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Neil Turok (PhD Imperial College London, 1983) joined the Institute as its Director in 2008. After a
postdoc in Santa Barbara and an Associate Scientist position at Fermilab, he moved to Princeton
where he was Professor of Physics. In 1997, he assumed the Chair of Mathematical Physics at the
University of Cambridge. In addition to Sloan and Packard Fellowships, he won the 1992 James Clerk
Maxwell medal. In 2008, he was named a Canadian Institute for Advanced Research (CIFAR) Fellow
in Cosmology and Gravity. Turok’s work focuses on developing fundamental theories of cosmology
and new observational tests. His predictions for the correlations of the polarization and temperature of
the cosmic background radiation, and of the galaxy-cosmic background correlations induced by dark
energy have been confirmed. With Stephen Hawking, he discovered instanton solutions describing
the birth of inflationary universes. His work on Open Inflation forms the basis of the now-popular
“multiverse” paradigm. With Paul Steinhardt, he developed a cyclic model for cosmology, according
to which the Big Bang is explained as a collision between two ‘brane-worlds’ in M-theory. Born in
South Africa, Turok founded the African Institute for Mathematical Sciences (AIMS) in Cape Town,
South Africa. In 2008, he was awarded the TED Prize and a “Most Innovative People” award at the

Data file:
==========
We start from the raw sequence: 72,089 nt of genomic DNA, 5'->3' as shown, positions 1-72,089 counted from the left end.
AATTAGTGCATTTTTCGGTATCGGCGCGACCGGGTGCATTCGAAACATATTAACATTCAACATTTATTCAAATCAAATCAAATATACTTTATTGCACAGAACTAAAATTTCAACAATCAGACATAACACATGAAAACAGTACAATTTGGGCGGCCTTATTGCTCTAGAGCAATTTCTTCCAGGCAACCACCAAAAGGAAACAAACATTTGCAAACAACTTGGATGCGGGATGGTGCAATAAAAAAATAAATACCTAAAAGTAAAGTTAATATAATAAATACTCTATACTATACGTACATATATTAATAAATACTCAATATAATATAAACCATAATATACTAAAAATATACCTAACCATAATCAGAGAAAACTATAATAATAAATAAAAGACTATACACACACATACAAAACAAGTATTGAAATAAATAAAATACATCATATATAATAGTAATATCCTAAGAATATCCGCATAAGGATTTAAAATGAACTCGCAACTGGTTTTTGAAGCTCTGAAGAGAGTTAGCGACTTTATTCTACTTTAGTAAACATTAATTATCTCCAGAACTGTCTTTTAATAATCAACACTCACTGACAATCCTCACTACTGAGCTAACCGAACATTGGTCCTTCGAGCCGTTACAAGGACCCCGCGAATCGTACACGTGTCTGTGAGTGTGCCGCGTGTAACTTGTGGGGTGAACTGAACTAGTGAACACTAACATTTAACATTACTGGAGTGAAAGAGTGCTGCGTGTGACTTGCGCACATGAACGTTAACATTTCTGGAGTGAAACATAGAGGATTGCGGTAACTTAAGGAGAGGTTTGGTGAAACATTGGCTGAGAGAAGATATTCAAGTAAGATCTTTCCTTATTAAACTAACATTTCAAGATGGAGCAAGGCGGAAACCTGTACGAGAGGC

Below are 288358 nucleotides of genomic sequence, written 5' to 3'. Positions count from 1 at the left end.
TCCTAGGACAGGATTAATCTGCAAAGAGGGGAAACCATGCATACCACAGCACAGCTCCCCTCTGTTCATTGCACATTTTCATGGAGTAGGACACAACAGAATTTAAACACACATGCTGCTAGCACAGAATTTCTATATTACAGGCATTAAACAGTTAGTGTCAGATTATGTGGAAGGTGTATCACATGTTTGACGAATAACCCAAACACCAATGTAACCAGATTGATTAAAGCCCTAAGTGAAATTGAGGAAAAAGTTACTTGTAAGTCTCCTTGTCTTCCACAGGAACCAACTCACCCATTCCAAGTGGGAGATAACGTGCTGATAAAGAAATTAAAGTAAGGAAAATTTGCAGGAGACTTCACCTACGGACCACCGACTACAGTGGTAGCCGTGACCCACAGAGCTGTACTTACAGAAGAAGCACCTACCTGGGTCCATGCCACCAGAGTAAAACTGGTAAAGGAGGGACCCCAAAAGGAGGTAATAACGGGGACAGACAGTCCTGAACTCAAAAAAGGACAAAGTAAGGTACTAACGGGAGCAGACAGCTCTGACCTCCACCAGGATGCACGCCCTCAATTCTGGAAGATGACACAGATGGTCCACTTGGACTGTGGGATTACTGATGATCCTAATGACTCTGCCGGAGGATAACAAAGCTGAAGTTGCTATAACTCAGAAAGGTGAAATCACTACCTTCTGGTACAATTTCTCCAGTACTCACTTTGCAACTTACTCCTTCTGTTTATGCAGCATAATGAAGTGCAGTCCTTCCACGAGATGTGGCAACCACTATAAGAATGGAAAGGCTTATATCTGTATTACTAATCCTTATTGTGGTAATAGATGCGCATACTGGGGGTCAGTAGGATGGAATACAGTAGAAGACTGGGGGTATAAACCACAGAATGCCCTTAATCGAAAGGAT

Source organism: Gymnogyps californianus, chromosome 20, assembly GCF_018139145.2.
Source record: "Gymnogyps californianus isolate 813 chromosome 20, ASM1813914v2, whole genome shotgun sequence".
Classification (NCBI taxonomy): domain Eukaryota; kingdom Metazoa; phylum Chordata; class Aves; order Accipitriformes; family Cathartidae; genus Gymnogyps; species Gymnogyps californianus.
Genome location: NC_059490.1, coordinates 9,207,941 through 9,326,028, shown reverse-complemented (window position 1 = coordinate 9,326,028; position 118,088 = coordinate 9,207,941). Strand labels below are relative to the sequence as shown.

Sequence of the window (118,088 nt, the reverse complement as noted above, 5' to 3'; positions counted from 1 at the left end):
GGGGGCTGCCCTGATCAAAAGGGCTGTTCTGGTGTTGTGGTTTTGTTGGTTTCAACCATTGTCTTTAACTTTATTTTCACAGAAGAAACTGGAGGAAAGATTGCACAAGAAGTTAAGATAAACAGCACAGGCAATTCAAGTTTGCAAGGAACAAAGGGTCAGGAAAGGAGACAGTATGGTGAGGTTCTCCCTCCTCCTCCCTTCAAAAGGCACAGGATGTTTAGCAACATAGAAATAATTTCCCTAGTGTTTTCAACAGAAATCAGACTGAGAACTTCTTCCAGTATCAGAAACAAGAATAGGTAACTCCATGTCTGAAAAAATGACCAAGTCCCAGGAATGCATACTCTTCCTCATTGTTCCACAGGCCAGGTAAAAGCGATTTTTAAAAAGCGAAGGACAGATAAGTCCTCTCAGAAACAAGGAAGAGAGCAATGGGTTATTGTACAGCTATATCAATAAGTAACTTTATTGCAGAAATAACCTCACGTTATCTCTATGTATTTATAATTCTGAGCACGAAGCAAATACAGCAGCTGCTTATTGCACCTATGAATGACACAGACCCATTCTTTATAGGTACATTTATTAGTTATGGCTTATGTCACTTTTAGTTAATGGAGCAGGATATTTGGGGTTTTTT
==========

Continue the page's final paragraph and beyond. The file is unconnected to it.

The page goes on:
World Summit on Innovation and Entrepreneurship (WSIE). Among his many honours, he holds the
Medaille de l’Ordre National du Lion, Sénégal’s highest recognition, awarded for his role in creating
the new AIMS-Sénégal centre.
Latham Boyle (PhD Princeton, 2006) joined the Institute as a junior Faculty member in 2010. From 2006
to 2009, he held a Canadian Institute for Theoretical Astrophysics (CITA) Postdoctoral Fellowship; he is
also a Junior Fellow of the Canadian Institute for Advanced Research (CIFAR). Boyle has studied what
gravitational wave measurements can reveal about the universe’s beginning; with Paul Steinhardt, he
derived “inflationary bootstrap relations” that − if confirmed observationally − would provide compelling
support for the theory of primordial inflation. He co-developed a simple algebraic technique for
understanding black hole mergers and recently constructed the theory of “porcupines”: networks of low-
frequency gravitational wave detectors that function together as gravitational wave telescopes.
Freddy Cachazo (PhD Harvard, 2002) has been a Faculty member at Perimeter since
2005. From 2002 to 2005, he was a Member of the School of Natural Sciences at the
Institute for Advanced Study in Princeton. Cachazo is one of the world’s leading experts in
the study and computation of scattering amplitudes in quantum chromodynamics (QCD) and N=4
super Yang-Mills (MSYM) theories. In 2007, he was awarded an Early Researcher Award and, in
2009, he was awarded the Gribov Medal of the European Physical Society.